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Propane Smoker Temp Ranges

post #1 of 10
Thread Starter 
I've read quite a few of the threads on the propane smokers and have not found an answer to help me decide if one will fit my needs. I am looking for a propane unit that will dry sausage at 90-100°. then go up to the 160°-186° ran 155° to add smoke and cook to an IT of 155° or so. I cook my BBQ on a pellet unit, UDS or BGE, but for the sausage I'm looking for a bit lower temps and the ability to hang links or logs. Will most of the propane units, like the Masterbuilt or Smoke Hollow, run in those temp ranges?
post #2 of 10

With a Needle Valve, 150°F is attainable, however the slightest breeze and the flame will go out. I doubt you will ever see 90-100° unless it is very cold out. I am sure some of the very creative guys around here can squeeze any temp out of their propane smoker but the Gasser is happiest at 180-400°F, nice for Chicken. Most of the Sausage guys use Wood/Charcoal or Electric Smokers, which are easily set to temps from 100° to 275° in 1° increments. 

 

I was in the same boat when I was trying to choose between propane and electric and decided I like Sausage better than Chicken and went electric...Best of Luck with whatever you get...JJ

post #3 of 10
Thread Starter 
I'll have to look at electric, it seems. I never really considered it since my only electric was a Little Chief about 35 years ago, and then I had to par bake and brine fish to smoke it. The sausage is a brand new game for me. Thanks for the info!
post #4 of 10

I don't think there is a gasser capable of that low of a temp. about 180 is the lowest I can get on mine.

post #5 of 10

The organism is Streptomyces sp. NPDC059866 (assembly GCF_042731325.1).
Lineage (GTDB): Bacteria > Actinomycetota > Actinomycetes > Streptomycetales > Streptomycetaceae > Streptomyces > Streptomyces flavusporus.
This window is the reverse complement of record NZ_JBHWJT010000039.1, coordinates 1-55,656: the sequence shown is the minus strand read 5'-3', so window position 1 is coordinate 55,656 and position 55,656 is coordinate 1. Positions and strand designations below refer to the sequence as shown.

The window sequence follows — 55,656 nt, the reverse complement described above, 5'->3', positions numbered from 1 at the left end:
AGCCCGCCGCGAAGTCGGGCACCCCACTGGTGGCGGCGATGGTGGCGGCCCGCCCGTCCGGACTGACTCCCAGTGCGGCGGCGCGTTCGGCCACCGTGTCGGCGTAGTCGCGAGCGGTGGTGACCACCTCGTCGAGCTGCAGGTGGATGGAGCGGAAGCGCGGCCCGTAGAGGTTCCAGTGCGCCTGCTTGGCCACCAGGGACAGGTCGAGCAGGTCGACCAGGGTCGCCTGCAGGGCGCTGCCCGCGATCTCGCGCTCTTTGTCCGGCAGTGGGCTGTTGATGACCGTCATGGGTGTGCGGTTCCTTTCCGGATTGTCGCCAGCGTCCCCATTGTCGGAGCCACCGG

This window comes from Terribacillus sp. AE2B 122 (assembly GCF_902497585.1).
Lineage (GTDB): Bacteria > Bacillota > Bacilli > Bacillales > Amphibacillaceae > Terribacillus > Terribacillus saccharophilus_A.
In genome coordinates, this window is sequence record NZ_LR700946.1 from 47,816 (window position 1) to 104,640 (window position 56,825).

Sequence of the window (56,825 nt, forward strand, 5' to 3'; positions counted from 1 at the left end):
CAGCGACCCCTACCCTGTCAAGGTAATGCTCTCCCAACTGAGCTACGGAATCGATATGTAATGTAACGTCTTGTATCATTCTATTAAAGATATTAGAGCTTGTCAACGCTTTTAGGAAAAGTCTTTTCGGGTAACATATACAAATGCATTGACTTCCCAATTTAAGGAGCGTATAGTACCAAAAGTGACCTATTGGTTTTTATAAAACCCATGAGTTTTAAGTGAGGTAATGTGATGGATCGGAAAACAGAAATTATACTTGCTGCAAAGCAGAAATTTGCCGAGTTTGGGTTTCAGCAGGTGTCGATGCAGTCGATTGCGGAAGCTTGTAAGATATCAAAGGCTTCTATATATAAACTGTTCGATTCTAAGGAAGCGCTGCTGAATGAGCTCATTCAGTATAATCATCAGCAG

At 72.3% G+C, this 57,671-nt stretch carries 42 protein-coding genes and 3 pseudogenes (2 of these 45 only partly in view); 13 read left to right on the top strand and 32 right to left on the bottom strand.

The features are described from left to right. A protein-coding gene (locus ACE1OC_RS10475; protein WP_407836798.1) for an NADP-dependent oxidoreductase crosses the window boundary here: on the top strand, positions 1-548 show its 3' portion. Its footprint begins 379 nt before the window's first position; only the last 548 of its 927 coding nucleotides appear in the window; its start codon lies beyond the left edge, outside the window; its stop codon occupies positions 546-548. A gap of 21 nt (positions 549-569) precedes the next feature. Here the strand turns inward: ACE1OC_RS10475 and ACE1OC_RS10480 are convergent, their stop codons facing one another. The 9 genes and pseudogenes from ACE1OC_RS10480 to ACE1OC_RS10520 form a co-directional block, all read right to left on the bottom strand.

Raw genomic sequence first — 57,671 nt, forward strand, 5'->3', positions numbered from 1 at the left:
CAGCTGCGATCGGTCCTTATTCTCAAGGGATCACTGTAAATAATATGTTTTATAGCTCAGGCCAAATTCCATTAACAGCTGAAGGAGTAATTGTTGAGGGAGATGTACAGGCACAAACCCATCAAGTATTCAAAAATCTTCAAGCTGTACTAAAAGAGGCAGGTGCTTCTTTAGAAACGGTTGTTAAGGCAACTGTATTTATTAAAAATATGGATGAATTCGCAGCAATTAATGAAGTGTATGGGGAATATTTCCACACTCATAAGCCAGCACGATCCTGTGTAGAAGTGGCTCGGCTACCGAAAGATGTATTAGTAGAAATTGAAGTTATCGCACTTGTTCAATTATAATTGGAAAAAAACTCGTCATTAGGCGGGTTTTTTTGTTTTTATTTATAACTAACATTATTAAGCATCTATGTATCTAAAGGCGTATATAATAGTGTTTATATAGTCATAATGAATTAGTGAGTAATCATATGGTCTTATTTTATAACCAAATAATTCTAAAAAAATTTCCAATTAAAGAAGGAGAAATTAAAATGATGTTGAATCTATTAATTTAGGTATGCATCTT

I'm considering buying an element and a controller to convert my UDS to electric to do just what you're wanting to do.  Then I can pull the element out and go back to charcoal when I need/want to.

 

I have a side box with AMNPS for the smoke

 

Just an idea.

post #6 of 10

Your low end temps are effectively cold smoke range and I don't think market electric nor gas will damper down that low short of leaving the door open or the lid off.  LOL!

post #7 of 10
Thread Starter 
An element in the UDS sounds like it would work very nice! I have a larger opening for the fan assembly for the Stoker and removing the fan would allow an element attachment or cord for an electric frying pan. Nice idea.
post #8 of 10

I was having this issue with deciding between electric and propane for a long time.

 

I wanted to maybe smoke sausage sometimes but my deciding factor was I wanted to do whole chickens and chickens with crisp skin which I read was sometimes hard to do with electric because 275 degrees was their top end and even that sometimes in colder weather was unattainable. (important for crisping chicken skin so it's not chewy)

 

Also there seemed to be a lot of problems with the elements in a lot of the electric models. Probably 50% of people report it dies within 2 years and some models it can't be easily changed. 

 

I went the other way and deciding chicken and high temps were more important to me so I went propane. 

post #9 of 10
Thread Starter 
I did the electric path with an insulated cooker. Burn in went well and after that it ran at 165-170 for a few hours, then down to 100 and held that for an hour. I used several temp probes with a Stoker to monitor temps so I know they were correct and found that temps top to bottom were very consistent. I wasn't happy with the smoke fro the pellets or chips is had in the smoke can, too dense and cloudy. I guess I'll have to use them sparingly to avoid the creosote blues!
post #10 of 10

Hey Phrett, what model did you get and how high are you able to get it? 

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